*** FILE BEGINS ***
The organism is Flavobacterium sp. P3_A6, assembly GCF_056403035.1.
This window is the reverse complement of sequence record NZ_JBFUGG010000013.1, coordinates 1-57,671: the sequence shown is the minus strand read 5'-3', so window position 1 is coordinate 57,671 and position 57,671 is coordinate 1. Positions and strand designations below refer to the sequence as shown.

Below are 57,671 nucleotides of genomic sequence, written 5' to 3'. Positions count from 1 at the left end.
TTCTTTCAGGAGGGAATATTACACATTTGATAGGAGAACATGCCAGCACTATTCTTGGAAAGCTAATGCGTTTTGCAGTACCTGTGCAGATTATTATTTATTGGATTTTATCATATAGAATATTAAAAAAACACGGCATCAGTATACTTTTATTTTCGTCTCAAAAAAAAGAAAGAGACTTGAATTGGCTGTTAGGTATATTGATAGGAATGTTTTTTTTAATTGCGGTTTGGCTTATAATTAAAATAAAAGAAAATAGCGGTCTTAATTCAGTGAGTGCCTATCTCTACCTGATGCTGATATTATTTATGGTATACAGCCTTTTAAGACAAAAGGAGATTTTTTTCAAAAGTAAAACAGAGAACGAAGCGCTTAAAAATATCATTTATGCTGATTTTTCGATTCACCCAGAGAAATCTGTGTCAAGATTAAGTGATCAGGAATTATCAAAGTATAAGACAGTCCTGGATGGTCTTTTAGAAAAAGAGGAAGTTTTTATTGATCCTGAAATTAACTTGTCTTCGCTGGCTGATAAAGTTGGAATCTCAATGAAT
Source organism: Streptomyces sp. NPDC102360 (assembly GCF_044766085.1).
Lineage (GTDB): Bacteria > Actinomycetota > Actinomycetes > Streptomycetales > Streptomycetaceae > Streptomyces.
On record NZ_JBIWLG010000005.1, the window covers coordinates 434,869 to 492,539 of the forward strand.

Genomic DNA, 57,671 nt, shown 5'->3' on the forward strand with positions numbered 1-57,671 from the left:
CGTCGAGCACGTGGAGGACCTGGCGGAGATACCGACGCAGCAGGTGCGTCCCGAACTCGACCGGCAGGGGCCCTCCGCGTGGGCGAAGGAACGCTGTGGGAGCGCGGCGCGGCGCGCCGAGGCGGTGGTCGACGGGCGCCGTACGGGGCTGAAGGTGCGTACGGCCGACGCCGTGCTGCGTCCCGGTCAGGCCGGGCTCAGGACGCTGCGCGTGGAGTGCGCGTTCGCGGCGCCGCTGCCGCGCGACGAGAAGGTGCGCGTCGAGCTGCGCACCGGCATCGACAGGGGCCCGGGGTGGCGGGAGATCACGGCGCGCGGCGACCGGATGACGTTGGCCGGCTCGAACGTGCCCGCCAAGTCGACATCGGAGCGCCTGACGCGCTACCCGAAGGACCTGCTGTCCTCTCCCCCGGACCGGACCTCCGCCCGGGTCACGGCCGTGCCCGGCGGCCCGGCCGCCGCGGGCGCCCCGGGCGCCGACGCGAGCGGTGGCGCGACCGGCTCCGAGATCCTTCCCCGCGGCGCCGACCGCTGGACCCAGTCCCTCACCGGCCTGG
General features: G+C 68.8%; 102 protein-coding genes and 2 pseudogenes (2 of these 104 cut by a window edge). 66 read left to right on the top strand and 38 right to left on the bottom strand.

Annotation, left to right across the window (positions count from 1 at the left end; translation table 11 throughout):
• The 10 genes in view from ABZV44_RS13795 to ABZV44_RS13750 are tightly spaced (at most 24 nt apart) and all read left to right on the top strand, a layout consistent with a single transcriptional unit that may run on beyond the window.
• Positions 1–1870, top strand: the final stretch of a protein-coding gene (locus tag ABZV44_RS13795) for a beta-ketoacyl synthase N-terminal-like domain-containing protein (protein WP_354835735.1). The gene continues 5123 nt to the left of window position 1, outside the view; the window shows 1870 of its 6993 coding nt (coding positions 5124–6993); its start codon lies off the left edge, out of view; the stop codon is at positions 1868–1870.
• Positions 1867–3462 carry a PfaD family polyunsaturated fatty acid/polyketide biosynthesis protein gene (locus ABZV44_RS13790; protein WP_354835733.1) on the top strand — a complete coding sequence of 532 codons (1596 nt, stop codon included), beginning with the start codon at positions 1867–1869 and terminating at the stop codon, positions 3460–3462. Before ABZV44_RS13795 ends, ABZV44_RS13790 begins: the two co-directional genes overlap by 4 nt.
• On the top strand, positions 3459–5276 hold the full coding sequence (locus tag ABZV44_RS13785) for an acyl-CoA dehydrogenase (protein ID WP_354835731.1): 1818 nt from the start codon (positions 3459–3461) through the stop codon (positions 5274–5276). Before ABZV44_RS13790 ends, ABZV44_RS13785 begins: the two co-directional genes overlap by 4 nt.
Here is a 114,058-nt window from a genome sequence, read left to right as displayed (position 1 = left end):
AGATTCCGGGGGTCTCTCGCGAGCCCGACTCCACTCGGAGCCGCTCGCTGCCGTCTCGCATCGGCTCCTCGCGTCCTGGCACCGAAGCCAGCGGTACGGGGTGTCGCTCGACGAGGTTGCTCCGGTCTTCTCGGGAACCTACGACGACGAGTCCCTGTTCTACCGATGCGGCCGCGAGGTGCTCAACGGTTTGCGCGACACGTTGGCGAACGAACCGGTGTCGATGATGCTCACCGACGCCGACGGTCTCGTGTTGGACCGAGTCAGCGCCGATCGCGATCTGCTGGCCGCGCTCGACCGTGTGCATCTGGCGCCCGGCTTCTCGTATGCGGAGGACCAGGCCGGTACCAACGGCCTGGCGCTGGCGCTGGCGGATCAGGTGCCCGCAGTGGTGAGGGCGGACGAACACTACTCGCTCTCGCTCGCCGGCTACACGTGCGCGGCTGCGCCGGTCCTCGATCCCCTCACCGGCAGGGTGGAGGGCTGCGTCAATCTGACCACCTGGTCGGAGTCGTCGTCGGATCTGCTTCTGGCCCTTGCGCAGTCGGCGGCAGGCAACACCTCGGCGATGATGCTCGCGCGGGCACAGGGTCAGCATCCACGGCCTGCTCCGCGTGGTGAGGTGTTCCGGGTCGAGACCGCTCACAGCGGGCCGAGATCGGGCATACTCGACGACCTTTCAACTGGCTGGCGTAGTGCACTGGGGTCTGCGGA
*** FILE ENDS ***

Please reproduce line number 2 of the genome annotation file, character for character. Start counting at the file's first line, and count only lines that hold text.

This window is the reverse complement of sequence record NZ_JBFUGG010000013.1, coordinates 1-57,671: the sequence shown is the minus strand read 5'-3', so window position 1 is coordinate 57,671 and position 57,671 is coordinate 1. Positions and strand designations below refer to the sequence as shown.